How do you know what kind of work is right for you?

And what advice would you give to a young adult – or a middle-aged one – who is trying to find work that aligns with core values?

All right. Everyone knows the “right answer” to this one: Find your bliss and pursue it. Do what you love, and the money will follow.

But that doesn’t always work. If your bliss happens to be writing, art, music, acting, or photography, the money doesn’t always follow. Even if you prepare yourself well and work really hard. I know far too many creative people who have found this out the hard way. For every bestselling author and rock star there are tens of thousands of wannabes who struggle to earn any money at all from their passion.

I myself was a history major, but I’ve arm-wrestled with some of my good friends about the value of a liberal arts education. Fortunately, my dad gave me some great advice at the age of eighteen. He set me straight about how hard it is to earn a living as an author and suggested journalism. At his advice, I pursued paying internships in journalism and worked on the college newspaper while I was earning my beloved degree in history. Only later in life did I combine my passions and my training by writing historical novels.

This is the advice I’d give a young person: Take lots of courses to find an area you love – but also pursue summer jobs and classes that will prepare you for the workforce. Don’t neglect either passion or pragmatism. If you do, you may regret it.

But what about a middle-aged person? Some of us have enough financial stability at midlife to shift gears and pursue something we love. One lesson I learned is that life has many seasons, and the season for raising small children may require putting aside other ambitions. Once the kids are grown, a new season offers fresh possibilities – sometimes with more risk than you were willing to undertake when the family depended on your income. For me, that meant a move from journalism to book writing.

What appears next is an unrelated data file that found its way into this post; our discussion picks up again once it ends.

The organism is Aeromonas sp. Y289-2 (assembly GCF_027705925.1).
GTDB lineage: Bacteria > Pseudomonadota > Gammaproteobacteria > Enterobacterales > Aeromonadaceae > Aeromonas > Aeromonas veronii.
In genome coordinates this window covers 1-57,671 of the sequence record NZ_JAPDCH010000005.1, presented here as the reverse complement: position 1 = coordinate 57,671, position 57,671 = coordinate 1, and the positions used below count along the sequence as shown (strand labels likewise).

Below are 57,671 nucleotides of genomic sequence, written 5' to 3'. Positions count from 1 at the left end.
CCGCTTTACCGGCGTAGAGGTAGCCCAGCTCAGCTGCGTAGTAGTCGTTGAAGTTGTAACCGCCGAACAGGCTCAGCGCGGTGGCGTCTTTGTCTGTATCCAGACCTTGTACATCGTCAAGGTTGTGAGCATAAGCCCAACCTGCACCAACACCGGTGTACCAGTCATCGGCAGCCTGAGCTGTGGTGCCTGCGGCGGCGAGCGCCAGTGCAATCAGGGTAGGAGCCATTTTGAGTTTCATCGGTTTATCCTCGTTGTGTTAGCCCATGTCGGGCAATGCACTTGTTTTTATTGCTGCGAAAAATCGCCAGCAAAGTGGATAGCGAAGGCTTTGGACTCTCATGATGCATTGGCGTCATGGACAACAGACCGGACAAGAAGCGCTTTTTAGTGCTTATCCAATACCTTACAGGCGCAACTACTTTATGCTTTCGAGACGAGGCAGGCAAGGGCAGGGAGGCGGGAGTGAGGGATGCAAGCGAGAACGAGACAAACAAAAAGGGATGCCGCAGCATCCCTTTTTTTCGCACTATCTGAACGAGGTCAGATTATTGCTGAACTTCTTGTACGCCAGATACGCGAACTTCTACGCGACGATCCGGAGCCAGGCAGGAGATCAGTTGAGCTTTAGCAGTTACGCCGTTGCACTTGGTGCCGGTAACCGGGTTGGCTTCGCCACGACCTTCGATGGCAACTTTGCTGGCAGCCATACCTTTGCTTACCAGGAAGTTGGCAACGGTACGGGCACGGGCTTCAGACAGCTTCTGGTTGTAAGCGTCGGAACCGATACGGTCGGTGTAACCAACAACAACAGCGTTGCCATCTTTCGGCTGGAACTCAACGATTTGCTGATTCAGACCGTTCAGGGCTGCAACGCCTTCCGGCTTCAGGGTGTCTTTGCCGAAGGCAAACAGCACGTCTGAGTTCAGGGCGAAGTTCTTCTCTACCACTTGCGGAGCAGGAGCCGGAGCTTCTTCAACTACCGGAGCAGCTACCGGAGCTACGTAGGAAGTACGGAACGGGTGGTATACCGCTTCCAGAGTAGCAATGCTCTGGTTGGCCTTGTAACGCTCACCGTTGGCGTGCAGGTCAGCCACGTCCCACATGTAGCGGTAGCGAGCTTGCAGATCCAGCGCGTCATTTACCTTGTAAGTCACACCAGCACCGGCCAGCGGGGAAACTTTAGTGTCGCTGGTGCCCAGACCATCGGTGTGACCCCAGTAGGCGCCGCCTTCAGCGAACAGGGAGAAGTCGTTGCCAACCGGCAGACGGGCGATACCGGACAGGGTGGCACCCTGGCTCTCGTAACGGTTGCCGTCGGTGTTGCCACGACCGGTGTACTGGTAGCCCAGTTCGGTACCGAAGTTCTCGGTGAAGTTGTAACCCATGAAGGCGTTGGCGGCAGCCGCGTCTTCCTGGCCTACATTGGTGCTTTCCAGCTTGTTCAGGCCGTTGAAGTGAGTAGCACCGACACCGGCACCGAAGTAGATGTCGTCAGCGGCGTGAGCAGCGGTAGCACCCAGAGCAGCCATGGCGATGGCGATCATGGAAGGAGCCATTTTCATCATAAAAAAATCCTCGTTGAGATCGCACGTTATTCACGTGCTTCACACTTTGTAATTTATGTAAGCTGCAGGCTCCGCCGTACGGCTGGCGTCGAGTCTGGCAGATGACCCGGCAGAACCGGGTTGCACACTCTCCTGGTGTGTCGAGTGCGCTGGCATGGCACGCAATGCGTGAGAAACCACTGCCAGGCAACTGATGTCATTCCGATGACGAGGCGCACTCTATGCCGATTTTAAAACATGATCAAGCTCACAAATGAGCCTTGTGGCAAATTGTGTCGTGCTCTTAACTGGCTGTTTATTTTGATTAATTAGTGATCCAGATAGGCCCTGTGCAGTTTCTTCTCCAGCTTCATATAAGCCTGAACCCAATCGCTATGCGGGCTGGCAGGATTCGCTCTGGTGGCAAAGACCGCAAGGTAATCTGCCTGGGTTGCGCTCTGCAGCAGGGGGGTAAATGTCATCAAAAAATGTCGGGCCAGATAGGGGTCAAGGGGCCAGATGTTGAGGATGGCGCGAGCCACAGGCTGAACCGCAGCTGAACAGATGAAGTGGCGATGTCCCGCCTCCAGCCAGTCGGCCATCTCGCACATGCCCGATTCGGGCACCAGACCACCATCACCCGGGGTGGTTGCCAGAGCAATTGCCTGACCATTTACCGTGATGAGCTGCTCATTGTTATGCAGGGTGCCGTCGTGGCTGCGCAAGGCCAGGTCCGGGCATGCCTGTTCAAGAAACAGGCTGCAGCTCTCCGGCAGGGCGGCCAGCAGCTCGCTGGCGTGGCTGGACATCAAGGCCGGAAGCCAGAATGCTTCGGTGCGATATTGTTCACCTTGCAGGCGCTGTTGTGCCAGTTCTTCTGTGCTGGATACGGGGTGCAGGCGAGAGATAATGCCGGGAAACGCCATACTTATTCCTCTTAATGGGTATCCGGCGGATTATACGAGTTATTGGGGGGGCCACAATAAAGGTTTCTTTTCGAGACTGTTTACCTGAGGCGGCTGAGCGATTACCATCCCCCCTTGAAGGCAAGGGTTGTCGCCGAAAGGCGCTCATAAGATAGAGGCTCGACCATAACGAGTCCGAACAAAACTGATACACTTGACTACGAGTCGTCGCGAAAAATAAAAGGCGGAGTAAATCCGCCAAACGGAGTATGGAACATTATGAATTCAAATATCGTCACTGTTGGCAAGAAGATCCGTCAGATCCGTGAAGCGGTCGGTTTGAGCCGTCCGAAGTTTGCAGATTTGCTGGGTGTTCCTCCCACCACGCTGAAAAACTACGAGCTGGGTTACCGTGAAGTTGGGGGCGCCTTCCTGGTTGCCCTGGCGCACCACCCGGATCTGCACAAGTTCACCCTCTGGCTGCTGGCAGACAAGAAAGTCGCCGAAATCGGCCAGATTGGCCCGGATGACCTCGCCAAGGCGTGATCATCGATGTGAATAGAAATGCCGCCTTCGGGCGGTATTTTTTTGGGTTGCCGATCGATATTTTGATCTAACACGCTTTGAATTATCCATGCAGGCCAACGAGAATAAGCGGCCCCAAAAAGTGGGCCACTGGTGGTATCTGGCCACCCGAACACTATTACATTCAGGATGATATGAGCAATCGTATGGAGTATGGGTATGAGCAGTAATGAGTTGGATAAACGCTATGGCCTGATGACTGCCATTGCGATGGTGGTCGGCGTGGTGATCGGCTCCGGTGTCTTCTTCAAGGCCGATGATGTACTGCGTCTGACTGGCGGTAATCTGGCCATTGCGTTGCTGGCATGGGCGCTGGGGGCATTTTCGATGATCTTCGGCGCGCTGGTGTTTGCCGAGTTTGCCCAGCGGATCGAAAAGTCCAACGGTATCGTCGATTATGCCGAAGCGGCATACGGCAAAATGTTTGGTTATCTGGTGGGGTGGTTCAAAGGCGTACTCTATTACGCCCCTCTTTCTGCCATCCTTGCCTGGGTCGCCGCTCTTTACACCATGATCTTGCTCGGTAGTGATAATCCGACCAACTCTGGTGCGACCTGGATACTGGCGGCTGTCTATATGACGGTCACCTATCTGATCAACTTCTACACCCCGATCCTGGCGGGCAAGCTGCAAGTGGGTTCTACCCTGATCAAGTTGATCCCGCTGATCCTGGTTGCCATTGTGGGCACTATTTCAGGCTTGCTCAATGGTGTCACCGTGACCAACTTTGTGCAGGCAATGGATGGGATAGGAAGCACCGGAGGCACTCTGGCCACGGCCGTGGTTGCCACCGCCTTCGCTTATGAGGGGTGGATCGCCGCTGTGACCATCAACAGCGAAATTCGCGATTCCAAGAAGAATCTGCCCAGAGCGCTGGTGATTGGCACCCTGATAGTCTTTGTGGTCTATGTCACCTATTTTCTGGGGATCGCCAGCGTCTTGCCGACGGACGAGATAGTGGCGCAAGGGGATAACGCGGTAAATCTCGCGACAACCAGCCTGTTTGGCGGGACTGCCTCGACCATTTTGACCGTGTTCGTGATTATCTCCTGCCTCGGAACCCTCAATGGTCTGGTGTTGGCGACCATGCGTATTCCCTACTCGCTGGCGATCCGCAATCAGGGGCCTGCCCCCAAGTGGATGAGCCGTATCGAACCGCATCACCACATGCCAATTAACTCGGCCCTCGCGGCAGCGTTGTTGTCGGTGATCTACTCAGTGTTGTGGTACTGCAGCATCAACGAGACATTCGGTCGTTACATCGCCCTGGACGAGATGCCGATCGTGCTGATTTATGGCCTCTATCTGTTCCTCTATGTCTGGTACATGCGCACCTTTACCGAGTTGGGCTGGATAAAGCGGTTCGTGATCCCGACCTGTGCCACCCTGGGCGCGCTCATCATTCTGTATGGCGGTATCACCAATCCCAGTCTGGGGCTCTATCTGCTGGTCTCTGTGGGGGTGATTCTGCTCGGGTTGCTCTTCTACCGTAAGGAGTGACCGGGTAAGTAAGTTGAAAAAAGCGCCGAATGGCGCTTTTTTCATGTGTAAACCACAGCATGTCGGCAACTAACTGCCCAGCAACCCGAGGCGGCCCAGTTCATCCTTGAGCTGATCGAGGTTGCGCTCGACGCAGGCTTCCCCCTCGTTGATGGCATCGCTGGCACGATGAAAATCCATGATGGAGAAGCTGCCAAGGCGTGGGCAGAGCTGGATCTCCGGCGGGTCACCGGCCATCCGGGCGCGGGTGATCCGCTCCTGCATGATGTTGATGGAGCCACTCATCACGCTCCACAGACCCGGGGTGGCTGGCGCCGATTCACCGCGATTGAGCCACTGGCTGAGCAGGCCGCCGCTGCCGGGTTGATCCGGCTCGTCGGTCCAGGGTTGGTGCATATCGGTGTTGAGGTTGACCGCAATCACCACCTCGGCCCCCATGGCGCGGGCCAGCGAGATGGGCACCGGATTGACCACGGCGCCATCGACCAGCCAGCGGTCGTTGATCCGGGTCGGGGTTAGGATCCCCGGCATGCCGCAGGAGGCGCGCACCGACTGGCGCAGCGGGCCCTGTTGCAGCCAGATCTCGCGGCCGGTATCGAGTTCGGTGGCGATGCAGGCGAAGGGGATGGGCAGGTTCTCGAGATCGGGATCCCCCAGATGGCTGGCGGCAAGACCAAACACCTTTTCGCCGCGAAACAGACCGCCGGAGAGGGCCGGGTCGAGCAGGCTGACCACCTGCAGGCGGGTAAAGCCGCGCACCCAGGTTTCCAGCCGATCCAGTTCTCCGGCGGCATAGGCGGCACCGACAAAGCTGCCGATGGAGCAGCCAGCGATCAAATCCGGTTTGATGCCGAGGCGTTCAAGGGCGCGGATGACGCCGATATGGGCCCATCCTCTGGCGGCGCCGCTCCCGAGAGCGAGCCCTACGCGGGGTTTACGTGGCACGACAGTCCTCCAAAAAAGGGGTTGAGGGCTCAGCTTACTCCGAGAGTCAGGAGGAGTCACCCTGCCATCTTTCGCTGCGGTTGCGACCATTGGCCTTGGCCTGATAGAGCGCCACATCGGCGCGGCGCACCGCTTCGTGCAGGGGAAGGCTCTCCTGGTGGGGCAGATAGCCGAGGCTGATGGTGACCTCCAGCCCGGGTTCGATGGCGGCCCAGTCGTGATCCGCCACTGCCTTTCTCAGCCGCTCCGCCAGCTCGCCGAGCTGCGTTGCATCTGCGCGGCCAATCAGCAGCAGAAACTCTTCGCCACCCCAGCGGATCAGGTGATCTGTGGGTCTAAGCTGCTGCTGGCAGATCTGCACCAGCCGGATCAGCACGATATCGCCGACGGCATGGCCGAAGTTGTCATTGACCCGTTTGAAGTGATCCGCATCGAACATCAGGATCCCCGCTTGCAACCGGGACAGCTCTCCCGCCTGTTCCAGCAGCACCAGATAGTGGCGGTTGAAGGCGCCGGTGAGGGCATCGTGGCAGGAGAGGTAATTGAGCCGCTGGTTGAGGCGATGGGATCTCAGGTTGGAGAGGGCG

One woman I interviewed for Warm Cup of Wisdom became a preschool director at midlife. “Sometimes parents would send me the nicest notes about how happy their children were at our preschool,” she told me. “Those notes made me feel like I was doing something important.” With positive feedback like that, work undertaken at midlife can provide satisfaction and fulfillment on a deep level.

What about you? What advice have you given?

About dorijonesyang

As a former journalist in Hong Kong, I love writing books that bridge the gap of understanding between China and America. My new book, When the Red Gates Opened: A Memoir of China's Reawakening, will be published in September 2020.
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